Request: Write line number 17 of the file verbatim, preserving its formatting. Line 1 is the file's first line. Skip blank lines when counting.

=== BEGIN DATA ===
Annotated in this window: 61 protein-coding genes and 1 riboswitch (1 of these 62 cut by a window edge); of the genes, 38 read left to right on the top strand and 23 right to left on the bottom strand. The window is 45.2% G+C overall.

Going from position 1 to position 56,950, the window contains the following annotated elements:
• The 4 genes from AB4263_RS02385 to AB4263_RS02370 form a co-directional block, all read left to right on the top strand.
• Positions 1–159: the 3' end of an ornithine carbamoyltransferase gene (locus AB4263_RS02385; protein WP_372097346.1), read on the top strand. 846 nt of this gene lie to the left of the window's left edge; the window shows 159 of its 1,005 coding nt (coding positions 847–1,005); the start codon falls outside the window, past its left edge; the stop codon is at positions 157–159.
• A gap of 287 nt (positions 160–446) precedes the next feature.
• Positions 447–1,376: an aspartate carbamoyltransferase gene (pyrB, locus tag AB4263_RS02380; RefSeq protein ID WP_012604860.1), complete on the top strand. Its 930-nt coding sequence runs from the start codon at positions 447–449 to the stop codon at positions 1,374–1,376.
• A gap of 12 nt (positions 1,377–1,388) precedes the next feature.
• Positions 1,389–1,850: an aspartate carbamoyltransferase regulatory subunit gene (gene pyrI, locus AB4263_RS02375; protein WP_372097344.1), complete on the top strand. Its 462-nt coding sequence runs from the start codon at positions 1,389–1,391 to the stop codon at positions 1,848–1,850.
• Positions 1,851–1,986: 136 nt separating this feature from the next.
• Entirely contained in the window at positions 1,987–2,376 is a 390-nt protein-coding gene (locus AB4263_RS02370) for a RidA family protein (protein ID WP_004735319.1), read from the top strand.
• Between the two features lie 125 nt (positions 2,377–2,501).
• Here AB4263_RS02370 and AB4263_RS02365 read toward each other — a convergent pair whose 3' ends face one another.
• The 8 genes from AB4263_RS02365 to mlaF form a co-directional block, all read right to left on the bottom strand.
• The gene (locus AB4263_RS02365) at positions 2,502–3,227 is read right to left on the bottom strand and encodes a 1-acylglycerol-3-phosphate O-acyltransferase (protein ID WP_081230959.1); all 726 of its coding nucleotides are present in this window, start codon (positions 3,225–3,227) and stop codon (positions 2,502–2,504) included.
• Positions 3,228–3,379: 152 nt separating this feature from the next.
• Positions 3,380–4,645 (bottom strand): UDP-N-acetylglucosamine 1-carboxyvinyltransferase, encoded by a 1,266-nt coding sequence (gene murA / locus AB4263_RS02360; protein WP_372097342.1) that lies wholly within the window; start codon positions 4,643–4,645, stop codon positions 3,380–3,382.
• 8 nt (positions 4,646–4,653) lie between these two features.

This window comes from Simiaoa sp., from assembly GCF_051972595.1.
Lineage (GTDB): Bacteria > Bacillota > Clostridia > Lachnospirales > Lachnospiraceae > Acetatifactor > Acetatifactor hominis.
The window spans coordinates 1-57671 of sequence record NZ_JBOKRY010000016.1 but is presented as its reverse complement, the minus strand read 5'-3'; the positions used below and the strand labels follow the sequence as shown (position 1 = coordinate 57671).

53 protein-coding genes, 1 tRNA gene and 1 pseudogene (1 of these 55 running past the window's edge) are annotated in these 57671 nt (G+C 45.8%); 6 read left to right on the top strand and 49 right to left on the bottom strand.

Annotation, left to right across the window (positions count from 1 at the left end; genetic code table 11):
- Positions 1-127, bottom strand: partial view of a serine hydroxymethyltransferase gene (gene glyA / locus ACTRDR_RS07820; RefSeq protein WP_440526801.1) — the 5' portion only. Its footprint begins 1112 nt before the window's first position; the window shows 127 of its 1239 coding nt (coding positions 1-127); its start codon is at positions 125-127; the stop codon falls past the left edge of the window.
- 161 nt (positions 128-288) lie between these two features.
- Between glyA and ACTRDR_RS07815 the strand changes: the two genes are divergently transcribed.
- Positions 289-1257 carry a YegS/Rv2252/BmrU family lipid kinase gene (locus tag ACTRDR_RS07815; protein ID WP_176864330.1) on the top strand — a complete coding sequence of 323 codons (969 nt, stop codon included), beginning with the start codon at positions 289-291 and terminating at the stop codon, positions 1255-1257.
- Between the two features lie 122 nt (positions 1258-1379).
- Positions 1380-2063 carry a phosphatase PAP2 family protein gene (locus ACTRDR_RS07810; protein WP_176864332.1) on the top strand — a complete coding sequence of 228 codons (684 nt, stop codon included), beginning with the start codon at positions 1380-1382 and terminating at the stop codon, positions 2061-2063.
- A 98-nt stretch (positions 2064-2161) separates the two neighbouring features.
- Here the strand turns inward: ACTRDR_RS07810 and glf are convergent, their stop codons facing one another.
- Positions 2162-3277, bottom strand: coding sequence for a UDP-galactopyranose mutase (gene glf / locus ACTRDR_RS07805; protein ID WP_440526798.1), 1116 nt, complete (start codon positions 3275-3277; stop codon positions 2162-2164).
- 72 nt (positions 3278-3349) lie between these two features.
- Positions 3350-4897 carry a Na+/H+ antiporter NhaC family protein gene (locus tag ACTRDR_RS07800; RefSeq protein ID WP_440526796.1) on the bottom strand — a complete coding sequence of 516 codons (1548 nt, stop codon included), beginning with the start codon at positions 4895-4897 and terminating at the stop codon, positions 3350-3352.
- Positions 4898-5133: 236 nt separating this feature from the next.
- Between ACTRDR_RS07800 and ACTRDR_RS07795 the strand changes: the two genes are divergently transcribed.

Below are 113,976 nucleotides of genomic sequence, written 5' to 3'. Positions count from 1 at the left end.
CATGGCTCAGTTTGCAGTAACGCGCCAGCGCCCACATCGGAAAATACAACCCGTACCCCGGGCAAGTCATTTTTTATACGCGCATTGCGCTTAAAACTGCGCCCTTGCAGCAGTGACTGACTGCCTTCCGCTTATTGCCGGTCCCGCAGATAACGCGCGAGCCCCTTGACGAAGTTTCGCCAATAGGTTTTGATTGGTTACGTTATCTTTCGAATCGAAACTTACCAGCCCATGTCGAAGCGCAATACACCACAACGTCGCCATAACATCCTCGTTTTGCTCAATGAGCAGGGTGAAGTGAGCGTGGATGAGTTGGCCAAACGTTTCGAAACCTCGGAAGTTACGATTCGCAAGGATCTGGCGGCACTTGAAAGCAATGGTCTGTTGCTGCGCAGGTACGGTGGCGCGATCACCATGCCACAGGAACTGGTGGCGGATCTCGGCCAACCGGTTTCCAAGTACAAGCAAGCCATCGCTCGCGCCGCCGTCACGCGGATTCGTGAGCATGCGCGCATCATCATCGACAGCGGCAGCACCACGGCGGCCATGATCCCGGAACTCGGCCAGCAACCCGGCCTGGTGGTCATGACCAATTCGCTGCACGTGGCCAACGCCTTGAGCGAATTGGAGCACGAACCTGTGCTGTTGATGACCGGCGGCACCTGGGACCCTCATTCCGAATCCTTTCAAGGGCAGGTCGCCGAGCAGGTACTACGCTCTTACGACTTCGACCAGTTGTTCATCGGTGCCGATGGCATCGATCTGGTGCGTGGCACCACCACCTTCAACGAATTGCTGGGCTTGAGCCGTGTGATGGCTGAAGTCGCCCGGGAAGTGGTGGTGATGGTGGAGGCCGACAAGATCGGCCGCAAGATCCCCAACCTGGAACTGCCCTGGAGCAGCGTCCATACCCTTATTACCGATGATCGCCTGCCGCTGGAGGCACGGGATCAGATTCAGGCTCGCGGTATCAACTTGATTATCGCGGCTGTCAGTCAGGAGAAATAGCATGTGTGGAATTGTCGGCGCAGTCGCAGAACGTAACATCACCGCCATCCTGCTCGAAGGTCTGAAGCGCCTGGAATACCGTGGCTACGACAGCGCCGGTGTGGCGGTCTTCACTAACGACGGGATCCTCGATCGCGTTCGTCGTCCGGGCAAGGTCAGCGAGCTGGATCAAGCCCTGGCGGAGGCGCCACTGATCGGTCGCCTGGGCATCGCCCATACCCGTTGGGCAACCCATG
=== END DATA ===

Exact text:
• 8 nt (positions 4,646–4,653) lie between these two features.